On Thursday, the Senate revealed the 142-page Better Care Reconciliation Act (BCRA) -– their answer to the House’s American Health Care Act. It provides the answers stakeholders have been waiting for. Certainly, not everyone will like the answers, but it does make clear what the Republican vision for the future of health care in the US is. BCRA mirrors the House bill in many ways, with a few differences. Key provisions are summarized below:
What’s the same as the House Bill

  • Ends the individual and employer mandates – The Senate bill takes these repeals even further, by not penalizing individuals with a break in coverage. Some lawmakers are saying that removing the mandates will provide more freedom. However, the likely outcome will be that people who buy insurance will be older and sicker, thus skewing the risk pool.
  • Increases potential cost for older vs younger people – As under the House bill, the price difference for older people can be 5x more than younger people instead of 3x more under ACA.
  • Eliminates taxes — ACA taxes on wealthy people and on insurers that were designed to help fund the program are removed under BCRA.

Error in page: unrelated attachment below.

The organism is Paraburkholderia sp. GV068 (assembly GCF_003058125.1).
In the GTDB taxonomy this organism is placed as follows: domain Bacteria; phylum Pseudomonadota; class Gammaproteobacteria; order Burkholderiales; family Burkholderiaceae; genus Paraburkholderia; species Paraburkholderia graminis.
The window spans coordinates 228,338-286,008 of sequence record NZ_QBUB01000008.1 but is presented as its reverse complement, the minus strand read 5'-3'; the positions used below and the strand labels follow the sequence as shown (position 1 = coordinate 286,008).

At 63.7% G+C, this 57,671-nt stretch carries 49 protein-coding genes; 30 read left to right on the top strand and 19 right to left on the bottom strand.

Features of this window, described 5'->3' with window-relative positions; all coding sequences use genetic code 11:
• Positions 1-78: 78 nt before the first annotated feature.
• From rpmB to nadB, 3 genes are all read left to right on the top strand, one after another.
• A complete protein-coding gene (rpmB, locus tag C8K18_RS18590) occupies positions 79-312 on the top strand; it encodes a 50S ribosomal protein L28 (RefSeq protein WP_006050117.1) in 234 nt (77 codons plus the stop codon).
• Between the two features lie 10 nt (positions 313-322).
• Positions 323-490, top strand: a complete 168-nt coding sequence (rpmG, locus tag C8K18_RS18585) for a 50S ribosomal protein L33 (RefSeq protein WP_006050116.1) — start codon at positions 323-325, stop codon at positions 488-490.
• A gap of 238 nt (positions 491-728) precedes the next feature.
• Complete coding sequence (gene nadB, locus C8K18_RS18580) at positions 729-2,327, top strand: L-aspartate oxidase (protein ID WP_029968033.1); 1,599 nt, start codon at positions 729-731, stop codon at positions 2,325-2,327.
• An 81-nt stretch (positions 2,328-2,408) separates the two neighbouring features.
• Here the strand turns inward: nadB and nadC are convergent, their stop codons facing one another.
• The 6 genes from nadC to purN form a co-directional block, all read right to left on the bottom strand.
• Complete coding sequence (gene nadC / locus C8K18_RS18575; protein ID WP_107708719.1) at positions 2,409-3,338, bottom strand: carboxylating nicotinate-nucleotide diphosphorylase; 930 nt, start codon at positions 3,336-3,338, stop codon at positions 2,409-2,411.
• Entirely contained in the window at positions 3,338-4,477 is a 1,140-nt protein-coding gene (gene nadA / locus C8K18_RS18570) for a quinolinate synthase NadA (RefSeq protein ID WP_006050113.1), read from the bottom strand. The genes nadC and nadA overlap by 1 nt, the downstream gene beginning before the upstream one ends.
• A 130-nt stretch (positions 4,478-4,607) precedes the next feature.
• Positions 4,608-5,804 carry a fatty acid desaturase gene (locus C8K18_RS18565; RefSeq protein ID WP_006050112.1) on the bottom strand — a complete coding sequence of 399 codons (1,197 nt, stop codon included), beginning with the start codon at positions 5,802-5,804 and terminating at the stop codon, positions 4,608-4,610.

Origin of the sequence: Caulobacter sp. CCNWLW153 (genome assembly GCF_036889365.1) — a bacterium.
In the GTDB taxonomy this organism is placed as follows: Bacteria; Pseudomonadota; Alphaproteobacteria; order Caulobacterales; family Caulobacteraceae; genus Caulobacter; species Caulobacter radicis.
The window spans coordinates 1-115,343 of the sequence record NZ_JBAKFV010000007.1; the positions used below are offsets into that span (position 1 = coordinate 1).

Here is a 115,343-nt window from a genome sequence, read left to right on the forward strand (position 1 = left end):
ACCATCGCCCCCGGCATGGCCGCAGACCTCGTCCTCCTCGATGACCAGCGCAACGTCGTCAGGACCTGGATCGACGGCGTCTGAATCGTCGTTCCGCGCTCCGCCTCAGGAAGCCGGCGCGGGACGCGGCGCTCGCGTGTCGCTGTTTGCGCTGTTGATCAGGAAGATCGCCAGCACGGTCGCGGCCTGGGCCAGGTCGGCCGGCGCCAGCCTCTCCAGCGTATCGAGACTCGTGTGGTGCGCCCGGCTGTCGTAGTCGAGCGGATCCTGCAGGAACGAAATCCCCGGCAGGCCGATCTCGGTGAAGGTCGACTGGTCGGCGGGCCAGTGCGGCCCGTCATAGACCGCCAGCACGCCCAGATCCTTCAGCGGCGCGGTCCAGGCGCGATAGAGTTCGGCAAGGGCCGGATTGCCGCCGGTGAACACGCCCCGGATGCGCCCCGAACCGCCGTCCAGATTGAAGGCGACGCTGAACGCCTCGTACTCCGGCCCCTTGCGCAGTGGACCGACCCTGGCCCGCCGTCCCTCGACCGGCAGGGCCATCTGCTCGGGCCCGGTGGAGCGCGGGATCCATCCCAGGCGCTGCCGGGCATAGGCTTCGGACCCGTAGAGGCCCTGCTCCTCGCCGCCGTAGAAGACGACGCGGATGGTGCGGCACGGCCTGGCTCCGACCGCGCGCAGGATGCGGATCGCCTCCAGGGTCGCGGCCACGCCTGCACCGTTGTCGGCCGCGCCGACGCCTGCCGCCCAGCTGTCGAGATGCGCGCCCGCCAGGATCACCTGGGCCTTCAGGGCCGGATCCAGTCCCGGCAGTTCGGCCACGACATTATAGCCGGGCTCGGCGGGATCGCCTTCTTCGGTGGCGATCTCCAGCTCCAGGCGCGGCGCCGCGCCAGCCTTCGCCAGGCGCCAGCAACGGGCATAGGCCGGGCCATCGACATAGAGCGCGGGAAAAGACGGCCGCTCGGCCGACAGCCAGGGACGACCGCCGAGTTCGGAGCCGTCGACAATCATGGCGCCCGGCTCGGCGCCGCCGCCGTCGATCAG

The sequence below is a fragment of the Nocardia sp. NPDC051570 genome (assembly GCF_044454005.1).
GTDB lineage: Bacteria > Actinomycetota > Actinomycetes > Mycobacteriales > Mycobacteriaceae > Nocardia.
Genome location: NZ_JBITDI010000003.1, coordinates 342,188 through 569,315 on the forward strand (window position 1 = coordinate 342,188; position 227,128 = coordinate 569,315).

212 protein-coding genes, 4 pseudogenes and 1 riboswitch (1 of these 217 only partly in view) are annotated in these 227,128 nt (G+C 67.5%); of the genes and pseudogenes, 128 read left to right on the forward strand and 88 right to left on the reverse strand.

• Ends requirement for essential health benefits – The Obamacare “essential health benefits” that include maternity care and mental health treatment will no longer be required. States can seek waivers to offer more pared down benefits.

What’s different from the House Bill

  • Subsidies – Subsidies to individuals would remain based on income as they are under ACA, not age as proposed by the House. However, there would be tighter criteria to qualify for a subsidy starting in 2020, and fewer people receiving them. Cost Sharing Reduction (CSR) payments to insurers would continue until 2020, which is news insurers have anxiously been awaiting as they ponder whether to continue to participate in the individual marketplace.
  • Medicaid cuts – The cuts to Medicaid funding are greater than under the House bill, although they will be phased in more slowly. Medicaid funding would continue as is until 2021, then be phased out over three years. The overall way that funding to states works would also change, to be a fixed amount per state.
  • Pre-existing conditions – Under the Senate bill, states can’t file waivers to exclude coverage for people with pre-existing conditions or to cover them differently, such as through high-risk pools. But, people with pre-existing conditions could be affected by the end of essential health benefits in states that file for and get those waivers.

BCRA also tries to address the growing opioid addiction crisis in the US, by allocating $2 billion for funding opioid programs in 2018, significantly less than the $45 billion that senators from Ohio and West Virginia requested.

Next up: A Senate vote before the July 4 holiday weekend. With four Republican Senators saying they can’t currently support the bill as is, there will be a lot to watch for next week.